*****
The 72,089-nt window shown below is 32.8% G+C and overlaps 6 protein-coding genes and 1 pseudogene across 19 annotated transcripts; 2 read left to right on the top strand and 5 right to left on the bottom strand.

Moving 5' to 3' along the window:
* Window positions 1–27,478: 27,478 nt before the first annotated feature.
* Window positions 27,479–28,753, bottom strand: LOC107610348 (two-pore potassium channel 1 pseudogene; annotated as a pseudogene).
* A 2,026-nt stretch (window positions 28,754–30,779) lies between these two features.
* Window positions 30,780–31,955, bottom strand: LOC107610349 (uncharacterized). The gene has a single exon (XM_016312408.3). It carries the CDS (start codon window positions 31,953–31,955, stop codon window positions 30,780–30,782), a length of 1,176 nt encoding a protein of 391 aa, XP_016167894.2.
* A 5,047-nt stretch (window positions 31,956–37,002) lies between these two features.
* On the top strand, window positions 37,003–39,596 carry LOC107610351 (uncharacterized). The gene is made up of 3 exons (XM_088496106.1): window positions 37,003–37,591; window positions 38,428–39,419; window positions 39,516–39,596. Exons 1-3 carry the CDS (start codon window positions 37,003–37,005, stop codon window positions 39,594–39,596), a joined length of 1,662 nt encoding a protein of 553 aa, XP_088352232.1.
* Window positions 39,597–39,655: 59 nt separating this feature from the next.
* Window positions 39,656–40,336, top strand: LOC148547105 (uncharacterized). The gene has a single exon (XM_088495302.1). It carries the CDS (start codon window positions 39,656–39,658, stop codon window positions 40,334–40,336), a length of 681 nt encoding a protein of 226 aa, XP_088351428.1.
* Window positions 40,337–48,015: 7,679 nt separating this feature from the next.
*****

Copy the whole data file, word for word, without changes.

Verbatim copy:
The 72,089-nt window shown below is 32.8% G+C and overlaps 6 protein-coding genes and 1 pseudogene across 19 annotated transcripts; 2 read left to right on the top strand and 5 right to left on the bottom strand.

Moving 5' to 3' along the window:
* Window positions 1–27,478: 27,478 nt before the first annotated feature.
* Window positions 27,479–28,753, bottom strand: LOC107610348 (two-pore potassium channel 1 pseudogene; annotated as a pseudogene).
* A 2,026-nt stretch (window positions 28,754–30,779) lies between these two features.
* Window positions 30,780–31,955, bottom strand: LOC107610349 (uncharacterized). The gene has a single exon (XM_016312408.3). It carries the CDS (start codon window positions 31,953–31,955, stop codon window positions 30,780–30,782), a length of 1,176 nt encoding a protein of 391 aa, XP_016167894.2.
* A 5,047-nt stretch (window positions 31,956–37,002) lies between these two features.
* On the top strand, window positions 37,003–39,596 carry LOC107610351 (uncharacterized). The gene is made up of 3 exons (XM_088496106.1): window positions 37,003–37,591; window positions 38,428–39,419; window positions 39,516–39,596. Exons 1-3 carry the CDS (start codon window positions 37,003–37,005, stop codon window positions 39,594–39,596), a joined length of 1,662 nt encoding a protein of 553 aa, XP_088352232.1.
* Window positions 39,597–39,655: 59 nt separating this feature from the next.
* Window positions 39,656–40,336, top strand: LOC148547105 (uncharacterized). The gene has a single exon (XM_088495302.1). It carries the CDS (start codon window positions 39,656–39,658, stop codon window positions 40,334–40,336), a length of 681 nt encoding a protein of 226 aa, XP_088351428.1.
* Window positions 40,337–48,015: 7,679 nt separating this feature from the next.